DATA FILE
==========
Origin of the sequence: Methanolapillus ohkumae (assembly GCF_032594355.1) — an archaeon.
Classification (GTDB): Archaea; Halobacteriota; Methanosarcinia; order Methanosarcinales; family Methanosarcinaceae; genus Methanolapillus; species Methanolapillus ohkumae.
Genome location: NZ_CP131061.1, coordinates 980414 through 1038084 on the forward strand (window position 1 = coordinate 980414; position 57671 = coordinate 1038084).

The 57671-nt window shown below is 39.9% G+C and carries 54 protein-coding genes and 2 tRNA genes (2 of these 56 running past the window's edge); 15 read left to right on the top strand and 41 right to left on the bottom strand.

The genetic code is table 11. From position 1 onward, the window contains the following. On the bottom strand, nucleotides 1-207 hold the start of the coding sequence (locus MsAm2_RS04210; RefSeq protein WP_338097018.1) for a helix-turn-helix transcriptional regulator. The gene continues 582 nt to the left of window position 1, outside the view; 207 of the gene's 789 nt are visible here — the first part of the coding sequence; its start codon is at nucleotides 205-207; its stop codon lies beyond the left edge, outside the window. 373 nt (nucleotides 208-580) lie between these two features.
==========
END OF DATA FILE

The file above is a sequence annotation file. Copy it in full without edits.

Origin of the sequence: Methanolapillus ohkumae (assembly GCF_032594355.1) — an archaeon.
Classification (GTDB): Archaea; Halobacteriota; Methanosarcinia; order Methanosarcinales; family Methanosarcinaceae; genus Methanolapillus; species Methanolapillus ohkumae.
Genome location: NZ_CP131061.1, coordinates 980414 through 1038084 on the forward strand (window position 1 = coordinate 980414; position 57671 = coordinate 1038084).

The 57671-nt window shown below is 39.9% G+C and carries 54 protein-coding genes and 2 tRNA genes (2 of these 56 running past the window's edge); 15 read left to right on the top strand and 41 right to left on the bottom strand.

The genetic code is table 11. From position 1 onward, the window contains the following. On the bottom strand, nucleotides 1-207 hold the start of the coding sequence (locus MsAm2_RS04210; RefSeq protein WP_338097018.1) for a helix-turn-helix transcriptional regulator. The gene continues 582 nt to the left of window position 1, outside the view; 207 of the gene's 789 nt are visible here — the first part of the coding sequence; its start codon is at nucleotides 205-207; its stop codon lies beyond the left edge, outside the window. 373 nt (nucleotides 208-580) lie between these two features.